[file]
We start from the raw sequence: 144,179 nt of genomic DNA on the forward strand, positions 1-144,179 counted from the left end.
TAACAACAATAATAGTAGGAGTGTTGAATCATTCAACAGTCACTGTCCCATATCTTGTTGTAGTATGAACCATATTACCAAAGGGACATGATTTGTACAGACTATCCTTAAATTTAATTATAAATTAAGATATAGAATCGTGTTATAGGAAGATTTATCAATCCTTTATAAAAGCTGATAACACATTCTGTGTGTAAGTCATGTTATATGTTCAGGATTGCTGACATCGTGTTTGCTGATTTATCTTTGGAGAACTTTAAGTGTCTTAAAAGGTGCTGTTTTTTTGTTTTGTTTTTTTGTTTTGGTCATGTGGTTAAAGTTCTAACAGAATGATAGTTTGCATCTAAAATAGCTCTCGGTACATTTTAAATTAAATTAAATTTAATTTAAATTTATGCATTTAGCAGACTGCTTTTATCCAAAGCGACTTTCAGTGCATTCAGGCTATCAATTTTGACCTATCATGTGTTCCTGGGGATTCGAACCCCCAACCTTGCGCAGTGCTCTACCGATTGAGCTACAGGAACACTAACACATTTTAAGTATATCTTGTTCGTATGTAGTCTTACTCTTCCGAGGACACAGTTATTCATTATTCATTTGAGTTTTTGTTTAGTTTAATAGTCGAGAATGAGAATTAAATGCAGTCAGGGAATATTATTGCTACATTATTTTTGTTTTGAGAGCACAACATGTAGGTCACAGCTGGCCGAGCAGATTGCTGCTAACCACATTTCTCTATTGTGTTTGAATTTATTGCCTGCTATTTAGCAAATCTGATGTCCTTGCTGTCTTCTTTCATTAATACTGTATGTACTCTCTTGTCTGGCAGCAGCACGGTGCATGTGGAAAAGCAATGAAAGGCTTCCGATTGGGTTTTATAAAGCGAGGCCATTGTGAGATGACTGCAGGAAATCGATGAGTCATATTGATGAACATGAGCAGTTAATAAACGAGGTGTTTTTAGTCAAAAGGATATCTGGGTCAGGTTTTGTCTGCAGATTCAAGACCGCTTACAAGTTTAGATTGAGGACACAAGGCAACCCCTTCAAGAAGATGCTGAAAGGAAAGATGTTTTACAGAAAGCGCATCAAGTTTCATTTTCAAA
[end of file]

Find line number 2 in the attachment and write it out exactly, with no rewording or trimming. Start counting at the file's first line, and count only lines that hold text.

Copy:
TAACAACAATAATAGTAGGAGTGTTGAATCATTCAACAGTCACTGTCCCATATCTTGTTGTAGTATGAACCATATTACCAAAGGGACATGATTTGTACAGACTATCCTTAAATTTAATTATAAATTAAGATATAGAATCGTGTTATAGGAAGATTTATCAATCCTTTATAAAAGCTGATAACACATTCTGTGTGTAAGTCATGTTATATGTTCAGGATTGCTGACATCGTGTTTGCTGATTTATCTTTGGAGAACTTTAAGTGTCTTAAAAGGTGCTGTTTTTTTGTTTTGTTTTTTTGTTTTGGTCATGTGGTTAAAGTTCTAACAGAATGATAGTTTGCATCTAAAATAGCTCTCGGTACATTTTAAATTAAATTAAATTTAATTTAAATTTATGCATTTAGCAGACTGCTTTTATCCAAAGCGACTTTCAGTGCATTCAGGCTATCAATTTTGACCTATCATGTGTTCCTGGGGATTCGAACCCCCAACCTTGCGCAGTGCTCTACCGATTGAGCTACAGGAACACTAACACATTTTAAGTATATCTTGTTCGTATGTAGTCTTACTCTTCCGAGGACACAGTTATTCATTATTCATTTGAGTTTTTGTTTAGTTTAATAGTCGAGAATGAGAATTAAATGCAGTCAGGGAATATTATTGCTACATTATTTTTGTTTTGAGAGCACAACATGTAGGTCACAGCTGGCCGAGCAGATTGCTGCTAACCACATTTCTCTATTGTGTTTGAATTTATTGCCTGCTATTTAGCAAATCTGATGTCCTTGCTGTCTTCTTTCATTAATACTGTATGTACTCTCTTGTCTGGCAGCAGCACGGTGCATGTGGAAAAGCAATGAAAGGCTTCCGATTGGGTTTTATAAAGCGAGGCCATTGTGAGATGACTGCAGGAAATCGATGAGTCATATTGATGAACATGAGCAGTTAATAAACGAGGTGTTTTTAGTCAAAAGGATATCTGGGTCAGGTTTTGTCTGCAGATTCAAGACCGCTTACAAGTTTAGATTGAGGACACAAGGCAACCCCTTCAAGAAGATGCTGAAAGGAAAGATGTTTTACAGAAAGCGCATCAAGTTTCATTTTCAAA